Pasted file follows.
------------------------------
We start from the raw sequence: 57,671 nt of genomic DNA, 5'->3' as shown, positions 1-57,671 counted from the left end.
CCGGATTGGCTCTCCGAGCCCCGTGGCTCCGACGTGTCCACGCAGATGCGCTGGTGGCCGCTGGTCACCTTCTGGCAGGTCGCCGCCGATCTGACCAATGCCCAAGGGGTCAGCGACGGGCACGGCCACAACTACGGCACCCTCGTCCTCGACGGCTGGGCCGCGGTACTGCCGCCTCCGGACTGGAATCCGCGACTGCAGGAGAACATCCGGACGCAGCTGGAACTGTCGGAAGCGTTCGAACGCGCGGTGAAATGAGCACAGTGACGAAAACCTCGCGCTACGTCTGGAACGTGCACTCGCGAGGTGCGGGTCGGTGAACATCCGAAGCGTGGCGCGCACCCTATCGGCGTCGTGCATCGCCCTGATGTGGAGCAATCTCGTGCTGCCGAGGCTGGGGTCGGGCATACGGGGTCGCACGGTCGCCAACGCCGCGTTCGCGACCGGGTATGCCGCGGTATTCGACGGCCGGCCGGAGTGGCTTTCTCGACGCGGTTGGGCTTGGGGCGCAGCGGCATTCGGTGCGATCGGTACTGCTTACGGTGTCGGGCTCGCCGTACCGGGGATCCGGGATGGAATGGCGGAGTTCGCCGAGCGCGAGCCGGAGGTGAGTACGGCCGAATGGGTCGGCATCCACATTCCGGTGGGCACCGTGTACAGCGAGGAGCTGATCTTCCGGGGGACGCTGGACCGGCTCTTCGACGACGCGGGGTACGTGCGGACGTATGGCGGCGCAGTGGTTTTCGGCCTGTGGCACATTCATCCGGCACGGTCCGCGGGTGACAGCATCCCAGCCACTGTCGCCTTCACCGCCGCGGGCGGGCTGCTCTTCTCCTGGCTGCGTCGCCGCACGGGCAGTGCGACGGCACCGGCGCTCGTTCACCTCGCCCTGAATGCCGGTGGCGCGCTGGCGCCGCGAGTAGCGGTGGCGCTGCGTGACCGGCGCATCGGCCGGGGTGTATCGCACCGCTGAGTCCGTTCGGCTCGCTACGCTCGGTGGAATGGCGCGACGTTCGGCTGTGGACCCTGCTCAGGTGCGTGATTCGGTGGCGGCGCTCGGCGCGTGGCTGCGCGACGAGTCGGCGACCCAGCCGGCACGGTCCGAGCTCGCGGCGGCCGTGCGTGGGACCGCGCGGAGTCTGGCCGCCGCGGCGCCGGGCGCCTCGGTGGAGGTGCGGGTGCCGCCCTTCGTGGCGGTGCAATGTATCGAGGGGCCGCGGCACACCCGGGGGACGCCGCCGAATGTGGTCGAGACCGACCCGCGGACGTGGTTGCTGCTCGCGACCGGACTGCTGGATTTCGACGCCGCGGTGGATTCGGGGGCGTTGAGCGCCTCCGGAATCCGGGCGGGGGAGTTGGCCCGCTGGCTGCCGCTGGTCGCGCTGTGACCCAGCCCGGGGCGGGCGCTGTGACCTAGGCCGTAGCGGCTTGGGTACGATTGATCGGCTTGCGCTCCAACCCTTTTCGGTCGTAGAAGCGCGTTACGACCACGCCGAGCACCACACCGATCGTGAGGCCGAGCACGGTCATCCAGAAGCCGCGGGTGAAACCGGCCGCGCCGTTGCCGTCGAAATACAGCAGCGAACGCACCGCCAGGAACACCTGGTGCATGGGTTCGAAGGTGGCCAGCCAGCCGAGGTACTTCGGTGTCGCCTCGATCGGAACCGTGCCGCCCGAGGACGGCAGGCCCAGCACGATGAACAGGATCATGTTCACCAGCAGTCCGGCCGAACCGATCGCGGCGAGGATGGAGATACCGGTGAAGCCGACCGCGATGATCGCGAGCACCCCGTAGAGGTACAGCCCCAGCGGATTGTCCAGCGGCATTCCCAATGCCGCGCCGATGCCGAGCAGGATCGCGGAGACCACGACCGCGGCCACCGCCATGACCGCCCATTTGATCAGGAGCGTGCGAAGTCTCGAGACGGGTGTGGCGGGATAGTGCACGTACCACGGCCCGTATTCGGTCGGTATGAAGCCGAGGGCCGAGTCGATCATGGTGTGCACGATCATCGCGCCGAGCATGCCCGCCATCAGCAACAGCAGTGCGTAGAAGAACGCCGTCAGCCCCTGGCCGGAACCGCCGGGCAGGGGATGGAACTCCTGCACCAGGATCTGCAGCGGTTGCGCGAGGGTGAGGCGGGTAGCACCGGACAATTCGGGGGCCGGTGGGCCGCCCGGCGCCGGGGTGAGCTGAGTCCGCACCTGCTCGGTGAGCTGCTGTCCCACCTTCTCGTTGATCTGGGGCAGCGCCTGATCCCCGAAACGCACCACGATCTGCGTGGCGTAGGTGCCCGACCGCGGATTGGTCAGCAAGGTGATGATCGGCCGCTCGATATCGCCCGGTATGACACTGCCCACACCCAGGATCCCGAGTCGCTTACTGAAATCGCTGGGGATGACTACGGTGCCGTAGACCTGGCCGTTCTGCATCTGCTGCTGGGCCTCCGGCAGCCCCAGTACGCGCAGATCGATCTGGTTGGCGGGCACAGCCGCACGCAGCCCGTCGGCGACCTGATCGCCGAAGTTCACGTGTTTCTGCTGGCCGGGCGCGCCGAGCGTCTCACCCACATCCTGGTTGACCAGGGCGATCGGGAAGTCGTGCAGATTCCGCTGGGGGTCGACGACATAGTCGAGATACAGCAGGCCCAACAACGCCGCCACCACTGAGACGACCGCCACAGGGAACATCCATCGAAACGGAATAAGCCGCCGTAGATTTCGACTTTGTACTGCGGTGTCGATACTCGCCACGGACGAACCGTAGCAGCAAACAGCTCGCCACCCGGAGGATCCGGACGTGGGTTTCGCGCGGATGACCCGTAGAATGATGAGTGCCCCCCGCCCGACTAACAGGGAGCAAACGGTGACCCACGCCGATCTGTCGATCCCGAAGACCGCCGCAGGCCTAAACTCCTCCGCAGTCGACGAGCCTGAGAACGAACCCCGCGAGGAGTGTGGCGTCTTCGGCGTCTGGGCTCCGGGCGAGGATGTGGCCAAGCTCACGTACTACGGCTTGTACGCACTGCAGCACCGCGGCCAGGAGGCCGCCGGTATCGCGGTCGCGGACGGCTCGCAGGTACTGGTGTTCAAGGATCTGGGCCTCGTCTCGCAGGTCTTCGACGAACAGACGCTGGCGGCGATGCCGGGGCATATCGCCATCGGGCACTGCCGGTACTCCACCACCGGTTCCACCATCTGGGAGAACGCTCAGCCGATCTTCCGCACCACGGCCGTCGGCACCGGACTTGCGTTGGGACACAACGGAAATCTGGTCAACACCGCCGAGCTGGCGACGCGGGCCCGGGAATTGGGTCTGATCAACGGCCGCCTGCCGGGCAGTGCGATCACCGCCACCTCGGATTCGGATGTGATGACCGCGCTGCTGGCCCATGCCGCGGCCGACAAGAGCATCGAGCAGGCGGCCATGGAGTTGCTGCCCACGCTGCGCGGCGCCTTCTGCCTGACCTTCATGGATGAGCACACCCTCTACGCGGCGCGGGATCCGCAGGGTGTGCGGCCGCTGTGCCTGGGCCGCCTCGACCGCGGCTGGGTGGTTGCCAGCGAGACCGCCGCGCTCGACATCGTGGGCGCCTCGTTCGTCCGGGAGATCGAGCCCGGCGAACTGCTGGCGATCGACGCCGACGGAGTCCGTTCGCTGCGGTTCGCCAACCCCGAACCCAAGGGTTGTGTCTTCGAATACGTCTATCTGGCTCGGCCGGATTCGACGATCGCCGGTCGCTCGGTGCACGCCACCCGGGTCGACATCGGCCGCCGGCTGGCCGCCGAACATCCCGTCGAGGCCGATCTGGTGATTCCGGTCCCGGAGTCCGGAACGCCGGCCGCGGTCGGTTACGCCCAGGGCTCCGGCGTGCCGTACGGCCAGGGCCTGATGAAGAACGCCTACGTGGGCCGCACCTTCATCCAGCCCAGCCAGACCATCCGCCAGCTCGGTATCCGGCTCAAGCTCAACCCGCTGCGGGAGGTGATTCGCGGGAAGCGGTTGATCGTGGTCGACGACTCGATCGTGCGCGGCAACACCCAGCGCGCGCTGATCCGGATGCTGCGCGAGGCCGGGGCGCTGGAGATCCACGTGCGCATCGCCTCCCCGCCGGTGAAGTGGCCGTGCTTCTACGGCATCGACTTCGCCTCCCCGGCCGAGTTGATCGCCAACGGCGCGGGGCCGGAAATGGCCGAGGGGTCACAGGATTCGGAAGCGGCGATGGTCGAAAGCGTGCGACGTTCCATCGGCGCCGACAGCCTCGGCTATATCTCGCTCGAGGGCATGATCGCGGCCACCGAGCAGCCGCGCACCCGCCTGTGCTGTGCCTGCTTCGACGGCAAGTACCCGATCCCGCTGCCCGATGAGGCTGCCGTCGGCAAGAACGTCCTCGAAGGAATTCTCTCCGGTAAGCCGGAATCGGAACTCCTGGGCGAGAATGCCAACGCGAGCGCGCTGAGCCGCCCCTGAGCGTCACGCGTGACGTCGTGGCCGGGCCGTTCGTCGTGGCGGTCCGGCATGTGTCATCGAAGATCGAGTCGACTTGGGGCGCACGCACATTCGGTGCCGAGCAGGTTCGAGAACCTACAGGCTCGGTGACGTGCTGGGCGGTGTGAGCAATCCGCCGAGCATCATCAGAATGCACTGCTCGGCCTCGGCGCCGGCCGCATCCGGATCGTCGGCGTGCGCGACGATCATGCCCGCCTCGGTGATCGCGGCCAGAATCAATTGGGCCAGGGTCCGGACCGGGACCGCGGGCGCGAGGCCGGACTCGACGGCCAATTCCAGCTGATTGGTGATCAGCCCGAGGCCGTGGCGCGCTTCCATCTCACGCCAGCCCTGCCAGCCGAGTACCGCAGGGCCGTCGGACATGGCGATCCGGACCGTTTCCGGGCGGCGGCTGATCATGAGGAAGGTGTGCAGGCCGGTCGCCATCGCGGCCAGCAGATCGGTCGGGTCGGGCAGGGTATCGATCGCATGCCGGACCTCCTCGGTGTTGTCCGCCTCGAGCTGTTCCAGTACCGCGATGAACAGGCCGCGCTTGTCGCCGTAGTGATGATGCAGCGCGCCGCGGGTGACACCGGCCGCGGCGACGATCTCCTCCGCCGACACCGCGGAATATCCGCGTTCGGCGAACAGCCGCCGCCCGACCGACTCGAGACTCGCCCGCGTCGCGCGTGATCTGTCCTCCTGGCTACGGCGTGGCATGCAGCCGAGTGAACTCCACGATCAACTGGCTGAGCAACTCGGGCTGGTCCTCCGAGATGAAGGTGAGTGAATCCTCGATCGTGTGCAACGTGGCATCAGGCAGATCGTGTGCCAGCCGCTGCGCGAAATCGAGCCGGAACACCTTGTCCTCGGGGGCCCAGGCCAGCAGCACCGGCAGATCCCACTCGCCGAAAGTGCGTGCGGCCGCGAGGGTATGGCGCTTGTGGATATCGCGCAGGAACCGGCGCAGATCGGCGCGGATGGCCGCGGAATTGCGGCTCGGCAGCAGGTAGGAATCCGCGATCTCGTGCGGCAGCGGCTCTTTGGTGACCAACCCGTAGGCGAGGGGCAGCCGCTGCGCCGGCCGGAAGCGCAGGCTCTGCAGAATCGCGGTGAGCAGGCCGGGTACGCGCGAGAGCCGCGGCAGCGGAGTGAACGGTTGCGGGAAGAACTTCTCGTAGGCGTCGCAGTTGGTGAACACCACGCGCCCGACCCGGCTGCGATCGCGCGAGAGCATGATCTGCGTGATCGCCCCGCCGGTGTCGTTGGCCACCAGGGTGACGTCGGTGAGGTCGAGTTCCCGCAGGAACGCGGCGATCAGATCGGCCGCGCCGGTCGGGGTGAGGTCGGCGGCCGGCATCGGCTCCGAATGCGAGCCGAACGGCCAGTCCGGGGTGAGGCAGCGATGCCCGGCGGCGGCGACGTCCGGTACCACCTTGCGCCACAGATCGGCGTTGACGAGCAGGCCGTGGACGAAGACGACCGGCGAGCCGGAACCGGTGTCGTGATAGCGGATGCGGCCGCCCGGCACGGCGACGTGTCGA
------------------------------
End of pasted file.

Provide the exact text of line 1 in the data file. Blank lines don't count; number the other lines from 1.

We start from the raw sequence: 57,671 nt of genomic DNA, 5'->3' as shown, positions 1-57,671 counted from the left end.